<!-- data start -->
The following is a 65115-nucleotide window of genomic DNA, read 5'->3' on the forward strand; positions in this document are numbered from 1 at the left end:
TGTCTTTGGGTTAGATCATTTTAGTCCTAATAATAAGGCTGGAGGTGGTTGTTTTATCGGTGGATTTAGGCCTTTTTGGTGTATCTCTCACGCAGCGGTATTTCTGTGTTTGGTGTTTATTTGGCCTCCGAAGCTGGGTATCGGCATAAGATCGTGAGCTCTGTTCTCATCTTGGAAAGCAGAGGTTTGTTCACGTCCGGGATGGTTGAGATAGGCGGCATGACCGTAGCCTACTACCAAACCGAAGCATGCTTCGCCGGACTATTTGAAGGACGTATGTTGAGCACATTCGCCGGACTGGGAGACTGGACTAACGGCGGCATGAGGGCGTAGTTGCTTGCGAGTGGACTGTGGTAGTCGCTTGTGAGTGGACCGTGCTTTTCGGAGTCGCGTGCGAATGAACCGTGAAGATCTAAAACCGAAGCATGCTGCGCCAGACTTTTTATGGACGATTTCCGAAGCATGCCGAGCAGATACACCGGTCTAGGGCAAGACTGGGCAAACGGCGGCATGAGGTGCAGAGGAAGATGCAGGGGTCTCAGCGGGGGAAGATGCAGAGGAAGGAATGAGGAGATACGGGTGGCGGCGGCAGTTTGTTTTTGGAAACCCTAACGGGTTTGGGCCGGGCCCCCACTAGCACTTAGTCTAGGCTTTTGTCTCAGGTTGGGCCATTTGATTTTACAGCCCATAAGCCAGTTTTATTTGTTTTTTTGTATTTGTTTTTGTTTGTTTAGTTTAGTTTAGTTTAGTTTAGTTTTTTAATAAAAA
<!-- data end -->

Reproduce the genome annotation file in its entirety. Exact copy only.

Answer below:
The following is a 65115-nucleotide window of genomic DNA, read 5'->3' on the forward strand; positions in this document are numbered from 1 at the left end:
TGTCTTTGGGTTAGATCATTTTAGTCCTAATAATAAGGCTGGAGGTGGTTGTTTTATCGGTGGATTTAGGCCTTTTTGGTGTATCTCTCACGCAGCGGTATTTCTGTGTTTGGTGTTTATTTGGCCTCCGAAGCTGGGTATCGGCATAAGATCGTGAGCTCTGTTCTCATCTTGGAAAGCAGAGGTTTGTTCACGTCCGGGATGGTTGAGATAGGCGGCATGACCGTAGCCTACTACCAAACCGAAGCATGCTTCGCCGGACTATTTGAAGGACGTATGTTGAGCACATTCGCCGGACTGGGAGACTGGACTAACGGCGGCATGAGGGCGTAGTTGCTTGCGAGTGGACTGTGGTAGTCGCTTGTGAGTGGACCGTGCTTTTCGGAGTCGCGTGCGAATGAACCGTGAAGATCTAAAACCGAAGCATGCTGCGCCAGACTTTTTATGGACGATTTCCGAAGCATGCCGAGCAGATACACCGGTCTAGGGCAAGACTGGGCAAACGGCGGCATGAGGTGCAGAGGAAGATGCAGGGGTCTCAGCGGGGGAAGATGCAGAGGAAGGAATGAGGAGATACGGGTGGCGGCGGCAGTTTGTTTTTGGAAACCCTAACGGGTTTGGGCCGGGCCCCCACTAGCACTTAGTCTAGGCTTTTGTCTCAGGTTGGGCCATTTGATTTTACAGCCCATAAGCCAGTTTTATTTGTTTTTTTGTATTTGTTTTTGTTTGTTTAGTTTAGTTTAGTTTAGTTTAGTTTTTTAATAAAAA